In tourism-dependent countries like Jamaica and the Bahamas, officials said popular resorts sustained only superficial damage, mostly to landscaping.
Haiti, where even minor storms can send water gushing down hills denuded of trees, listed a death toll of 52 as of Monday and officials said it could still rise. Prime Minister Laurent Lamothe has described the storm as a "disaster of major proportions."
In Jamaica, where Sandy made landfall first on Wednesday as a Category 1 hurricane, people coped with lingering water and power outages with mostly good humor.
"Well, we mostly made it out all right. I thought it was going to be rougher, like it turned out for other places," laborer Reginald Miller said as he waited for a minibus at a sunbaked Kingston intersection.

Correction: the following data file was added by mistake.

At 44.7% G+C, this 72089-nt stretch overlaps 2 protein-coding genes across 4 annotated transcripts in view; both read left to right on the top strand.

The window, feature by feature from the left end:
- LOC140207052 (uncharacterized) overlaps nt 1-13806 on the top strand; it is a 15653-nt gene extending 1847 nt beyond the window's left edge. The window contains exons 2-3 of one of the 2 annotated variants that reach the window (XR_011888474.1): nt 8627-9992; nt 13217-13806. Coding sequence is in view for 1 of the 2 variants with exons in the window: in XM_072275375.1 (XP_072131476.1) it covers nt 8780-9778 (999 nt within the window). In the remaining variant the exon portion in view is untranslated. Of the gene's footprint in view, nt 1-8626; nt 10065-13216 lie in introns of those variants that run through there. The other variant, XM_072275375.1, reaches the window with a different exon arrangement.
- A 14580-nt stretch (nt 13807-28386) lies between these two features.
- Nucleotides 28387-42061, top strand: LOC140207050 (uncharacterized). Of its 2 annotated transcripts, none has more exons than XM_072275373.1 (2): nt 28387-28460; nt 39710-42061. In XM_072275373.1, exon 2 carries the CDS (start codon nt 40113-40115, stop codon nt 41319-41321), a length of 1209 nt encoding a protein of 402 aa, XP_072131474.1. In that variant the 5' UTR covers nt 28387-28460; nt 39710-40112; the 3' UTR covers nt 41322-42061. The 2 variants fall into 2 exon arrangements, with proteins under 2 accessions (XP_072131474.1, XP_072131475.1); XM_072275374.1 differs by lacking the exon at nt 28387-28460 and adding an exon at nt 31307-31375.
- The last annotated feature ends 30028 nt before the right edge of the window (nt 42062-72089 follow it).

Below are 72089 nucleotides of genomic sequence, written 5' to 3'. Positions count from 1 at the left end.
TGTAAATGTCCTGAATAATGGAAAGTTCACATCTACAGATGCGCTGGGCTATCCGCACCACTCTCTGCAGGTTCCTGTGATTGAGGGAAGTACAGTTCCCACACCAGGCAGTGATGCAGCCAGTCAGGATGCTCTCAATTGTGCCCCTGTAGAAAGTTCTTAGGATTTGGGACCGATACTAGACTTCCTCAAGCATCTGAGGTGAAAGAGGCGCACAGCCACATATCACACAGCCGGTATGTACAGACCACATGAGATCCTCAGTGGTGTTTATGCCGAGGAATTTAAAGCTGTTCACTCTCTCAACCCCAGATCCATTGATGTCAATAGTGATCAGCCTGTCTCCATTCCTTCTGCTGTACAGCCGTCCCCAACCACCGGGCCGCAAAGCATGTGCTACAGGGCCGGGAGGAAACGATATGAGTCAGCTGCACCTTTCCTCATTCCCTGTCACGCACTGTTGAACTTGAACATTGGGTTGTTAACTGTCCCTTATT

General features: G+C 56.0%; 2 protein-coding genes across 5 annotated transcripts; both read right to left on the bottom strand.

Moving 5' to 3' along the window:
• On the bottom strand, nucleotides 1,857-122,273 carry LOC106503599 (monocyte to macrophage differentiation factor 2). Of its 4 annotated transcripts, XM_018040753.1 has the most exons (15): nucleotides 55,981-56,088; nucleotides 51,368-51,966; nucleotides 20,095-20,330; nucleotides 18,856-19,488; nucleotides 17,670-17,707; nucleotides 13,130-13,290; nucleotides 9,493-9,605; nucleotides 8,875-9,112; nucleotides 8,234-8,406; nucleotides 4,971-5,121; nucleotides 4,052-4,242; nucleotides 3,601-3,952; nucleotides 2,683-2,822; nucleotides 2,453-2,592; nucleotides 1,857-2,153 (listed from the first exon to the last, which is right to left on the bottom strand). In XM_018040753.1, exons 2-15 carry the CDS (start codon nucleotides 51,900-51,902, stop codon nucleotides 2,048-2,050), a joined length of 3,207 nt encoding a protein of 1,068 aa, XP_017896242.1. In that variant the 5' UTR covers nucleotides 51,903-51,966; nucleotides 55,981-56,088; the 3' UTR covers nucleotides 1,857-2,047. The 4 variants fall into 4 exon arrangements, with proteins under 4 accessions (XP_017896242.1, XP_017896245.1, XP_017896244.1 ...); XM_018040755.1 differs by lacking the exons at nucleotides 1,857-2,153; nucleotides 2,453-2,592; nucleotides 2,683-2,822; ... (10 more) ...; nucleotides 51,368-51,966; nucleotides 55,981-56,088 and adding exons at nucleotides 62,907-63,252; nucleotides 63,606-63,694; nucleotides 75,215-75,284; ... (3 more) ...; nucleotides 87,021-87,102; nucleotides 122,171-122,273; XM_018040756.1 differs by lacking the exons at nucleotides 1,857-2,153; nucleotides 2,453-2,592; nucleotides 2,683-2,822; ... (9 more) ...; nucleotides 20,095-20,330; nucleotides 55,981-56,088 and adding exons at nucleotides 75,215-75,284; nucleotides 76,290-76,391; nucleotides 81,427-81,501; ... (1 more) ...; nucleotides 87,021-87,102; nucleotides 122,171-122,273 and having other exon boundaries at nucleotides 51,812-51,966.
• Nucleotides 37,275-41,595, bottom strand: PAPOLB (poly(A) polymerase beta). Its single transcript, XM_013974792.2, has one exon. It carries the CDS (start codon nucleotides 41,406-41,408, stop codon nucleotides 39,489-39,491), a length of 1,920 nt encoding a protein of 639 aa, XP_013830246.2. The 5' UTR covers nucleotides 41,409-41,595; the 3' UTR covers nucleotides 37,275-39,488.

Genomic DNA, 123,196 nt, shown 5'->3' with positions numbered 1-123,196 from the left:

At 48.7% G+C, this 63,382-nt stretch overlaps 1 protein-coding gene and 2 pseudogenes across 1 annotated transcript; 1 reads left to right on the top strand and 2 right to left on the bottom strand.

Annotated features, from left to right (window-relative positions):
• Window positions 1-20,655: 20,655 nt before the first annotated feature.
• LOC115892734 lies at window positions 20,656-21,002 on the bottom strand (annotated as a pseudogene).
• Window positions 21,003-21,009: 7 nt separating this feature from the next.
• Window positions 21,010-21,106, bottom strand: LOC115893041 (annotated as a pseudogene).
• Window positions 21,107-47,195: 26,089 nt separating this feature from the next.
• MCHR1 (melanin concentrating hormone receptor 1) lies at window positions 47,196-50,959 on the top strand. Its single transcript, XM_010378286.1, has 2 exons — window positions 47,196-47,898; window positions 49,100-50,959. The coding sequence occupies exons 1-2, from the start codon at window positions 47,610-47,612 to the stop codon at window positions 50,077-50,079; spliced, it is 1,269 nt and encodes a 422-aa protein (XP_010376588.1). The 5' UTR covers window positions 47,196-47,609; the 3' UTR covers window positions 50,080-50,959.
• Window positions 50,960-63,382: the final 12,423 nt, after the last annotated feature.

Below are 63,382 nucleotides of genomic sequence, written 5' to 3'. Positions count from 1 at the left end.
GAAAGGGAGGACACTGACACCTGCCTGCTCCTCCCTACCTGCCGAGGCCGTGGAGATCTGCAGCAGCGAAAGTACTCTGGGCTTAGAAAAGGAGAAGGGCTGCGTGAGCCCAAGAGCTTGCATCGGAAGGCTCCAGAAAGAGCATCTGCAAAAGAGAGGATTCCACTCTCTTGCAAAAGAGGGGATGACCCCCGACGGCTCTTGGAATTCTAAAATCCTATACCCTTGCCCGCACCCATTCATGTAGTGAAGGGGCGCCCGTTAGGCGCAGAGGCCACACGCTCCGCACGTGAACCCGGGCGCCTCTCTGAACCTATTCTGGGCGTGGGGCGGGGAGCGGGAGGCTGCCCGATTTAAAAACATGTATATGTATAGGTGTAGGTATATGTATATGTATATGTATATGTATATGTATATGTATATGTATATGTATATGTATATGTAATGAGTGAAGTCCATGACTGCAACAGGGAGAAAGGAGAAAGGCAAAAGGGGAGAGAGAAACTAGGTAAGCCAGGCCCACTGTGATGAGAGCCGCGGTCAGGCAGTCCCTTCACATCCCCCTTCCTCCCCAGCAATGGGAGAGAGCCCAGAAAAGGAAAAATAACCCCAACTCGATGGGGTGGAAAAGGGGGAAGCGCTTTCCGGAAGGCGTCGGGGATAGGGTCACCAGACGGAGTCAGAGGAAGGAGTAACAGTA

In parts of the Bahamas, the ocean surged into coastal buildings and deposited up to six feet of seawater. Sandy was blamed for two deaths on the archipelago off Florida's east coast, including a British bank executive who fell off his roof while trying to fix a window shutter and an elderly man found dead beneath overturned furniture in his flooded, low-lying home.
Associated Press writers Anne-Marie Garcia in Havana, David McFadden in Kingston, Jamaica, and Jeff Todd in Nassau, Bahamas, contributed to this report.
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